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Thursday 31st July 2014
The Australian Christian Lobby has congratulated the Queensland government for leading the way in Australia in responding to community concerns regarding sexualised outdoor advertising.
ACL’s Queensland Director Wendy Francis welcomed the government’s commitment to introduce fines to penalise advertisers that do not comply with the industry’s code of ethics.
The commitment was made in the Queensland Government response to the Health and Community Services Committee Report No. 36 Inquiry into sexually explicit outdoor advertising.
Ms Francis said classification issues generally fall to the federal government but it has failed to act on the recommendations from numerous inquiries and reports.
“The state government has responded to the community concerns around sexualised outdoor advertising and found a way it can help bring outdoor advertising in line with community standards by introducing fines for offenders,” Ms Francis said.
“This is part of its overall commitment to make Queensland the safest place in Australia to raise a child,” Ms Francis said.
“The sexualisation of our everyday environment is contributing to a culture where there is an increase in sexual assaults, eating disorders in young children, and depression”, she said.
Ms Francis said today’s announcement would mean companies like Wicked Campers, which has consistently ignored the self-regulated Advertising Standards Board’s rulings, would face fines.
Whilst Ms Francis said today’s announcement was a step in the right direction but she said more still needed to be done.
“The Advertising Standards Board is a self-regulated body. Currently, they alone hand down rulings against its advertisers and there is no recourse once their decision is made, making it difficult to keep advertisers accountable to the community,” she said.
“At the very least we need a government avenue for people to go to if their complaint to the ASB is unsuccessful”, she said.
The Australian Christian Lobby (ACL) today congratulated ACT Greens Party Convener, Meredith Hunter, on moves to introduce a voluntary code of conduct for retailers to help combat the sexualisation of children as well as a proposal to educate students on the dangers of sexualised images on young minds, but said more needs to be done to seriously tackle the wider sexualisation of culture.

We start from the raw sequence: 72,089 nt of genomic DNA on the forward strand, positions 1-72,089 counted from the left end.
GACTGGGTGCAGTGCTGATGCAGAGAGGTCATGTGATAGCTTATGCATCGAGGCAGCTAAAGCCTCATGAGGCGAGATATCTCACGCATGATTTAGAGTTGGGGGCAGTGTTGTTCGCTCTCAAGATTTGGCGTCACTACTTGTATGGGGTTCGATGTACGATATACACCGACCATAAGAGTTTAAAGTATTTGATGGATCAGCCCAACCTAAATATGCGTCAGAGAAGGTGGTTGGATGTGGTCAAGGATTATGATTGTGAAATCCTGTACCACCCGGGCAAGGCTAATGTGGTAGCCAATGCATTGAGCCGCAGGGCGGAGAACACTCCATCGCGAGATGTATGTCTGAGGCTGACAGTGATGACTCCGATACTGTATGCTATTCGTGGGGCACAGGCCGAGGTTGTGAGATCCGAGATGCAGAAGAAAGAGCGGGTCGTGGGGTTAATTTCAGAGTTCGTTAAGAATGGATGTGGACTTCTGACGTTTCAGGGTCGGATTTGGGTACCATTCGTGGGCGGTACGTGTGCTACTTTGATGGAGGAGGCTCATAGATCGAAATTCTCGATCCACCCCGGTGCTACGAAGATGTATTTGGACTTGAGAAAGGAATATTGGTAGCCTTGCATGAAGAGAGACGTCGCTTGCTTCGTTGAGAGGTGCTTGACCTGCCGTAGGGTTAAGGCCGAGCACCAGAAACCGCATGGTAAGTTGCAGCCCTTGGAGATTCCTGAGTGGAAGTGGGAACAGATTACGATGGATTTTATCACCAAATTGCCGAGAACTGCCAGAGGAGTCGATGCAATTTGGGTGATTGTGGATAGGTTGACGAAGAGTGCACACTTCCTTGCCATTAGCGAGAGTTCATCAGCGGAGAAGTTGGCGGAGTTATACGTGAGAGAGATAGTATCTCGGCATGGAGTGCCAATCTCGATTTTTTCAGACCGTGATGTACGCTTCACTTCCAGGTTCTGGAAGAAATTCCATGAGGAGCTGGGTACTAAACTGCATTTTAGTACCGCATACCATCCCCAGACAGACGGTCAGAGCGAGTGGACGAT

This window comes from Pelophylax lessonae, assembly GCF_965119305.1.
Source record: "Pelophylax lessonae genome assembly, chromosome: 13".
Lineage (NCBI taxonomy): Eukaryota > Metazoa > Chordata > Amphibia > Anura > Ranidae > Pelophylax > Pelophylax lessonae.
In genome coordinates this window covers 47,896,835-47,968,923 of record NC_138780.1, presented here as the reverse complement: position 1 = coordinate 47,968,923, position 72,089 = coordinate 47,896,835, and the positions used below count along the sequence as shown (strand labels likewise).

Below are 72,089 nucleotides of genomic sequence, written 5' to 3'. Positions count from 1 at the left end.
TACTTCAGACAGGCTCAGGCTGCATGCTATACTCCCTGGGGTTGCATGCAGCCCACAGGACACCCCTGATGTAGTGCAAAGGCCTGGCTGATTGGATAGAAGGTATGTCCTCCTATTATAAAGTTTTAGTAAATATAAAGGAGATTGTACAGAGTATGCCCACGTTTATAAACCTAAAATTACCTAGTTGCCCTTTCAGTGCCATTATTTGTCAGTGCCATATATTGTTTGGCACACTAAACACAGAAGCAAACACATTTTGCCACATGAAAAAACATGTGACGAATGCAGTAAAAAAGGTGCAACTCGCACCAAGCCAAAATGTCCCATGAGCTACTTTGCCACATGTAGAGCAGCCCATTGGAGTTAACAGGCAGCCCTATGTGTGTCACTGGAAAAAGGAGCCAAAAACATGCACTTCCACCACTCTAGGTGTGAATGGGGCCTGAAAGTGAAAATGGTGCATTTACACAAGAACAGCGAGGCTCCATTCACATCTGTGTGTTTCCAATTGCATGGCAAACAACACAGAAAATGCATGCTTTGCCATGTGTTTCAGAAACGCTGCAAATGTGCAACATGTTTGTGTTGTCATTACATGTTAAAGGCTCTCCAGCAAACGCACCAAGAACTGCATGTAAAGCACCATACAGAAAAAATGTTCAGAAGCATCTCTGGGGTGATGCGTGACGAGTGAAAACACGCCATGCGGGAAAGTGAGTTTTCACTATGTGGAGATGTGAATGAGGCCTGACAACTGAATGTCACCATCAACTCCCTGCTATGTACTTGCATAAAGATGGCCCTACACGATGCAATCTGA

The ACL’s ACT Director Nick Jensen said he supported moves for the ACT to become a leader in the fight against the sexualisation of children and welcomed Ms Hunter’s motion calling on the ACT Government to take action on the issue.
“While Ms Hunter’s motion is welcome, it would be great to see her concern extend to Federal Green policies, where there is a push for X-rated material to be sold throughout Australia, support for girls to sell their bodies for sex in prostitution legislation, and opposition to ISP filtering measures to stop child pornography on the internet.
“In reality it is really national action that is needed, particularly in terms of a review of our broken classification system which is allowing children to be bombarded with overtly sexual messages by everything from billboards to films to music videos,” Mr Jensen said.
Mr Jensen, who also works as a chaplain in a Canberra school, said: “Our schools are seeing an increase in a large range of problems linked to children being exposed to sexual images and concepts at a young age. There needs to be a recognition that marketing aimed at selling products to children through sexual advertisements, particularly in teenage magazines, clothing shops and music videos, is not healthy for a child’s development.
“There is a need for more education in critiquing unhealthy media messages regarding body image, relationships, and a healthy sexuality, but also there is a need for the community to take responsibility to allow kids to be kids and not be pressured on all sides from highly sexualised images and messages.”
Mr Jensen went on to say that further steps need to be taken if the issue of the sexualisation of children is to be taken seriously. “Canberra is the centre of the sex industry in Australia and we are at a stage where approximately 50% of girls and 70% of boys under the age of 12 have viewed pornographic material,” he said. “We know from reports such as the ‘Little Children are Sacred’ inquiry in the Northern Territory that X-rated material can have a serious negative impact on communities.”
Media Contact: Glynis Quinlan on 0408 875 979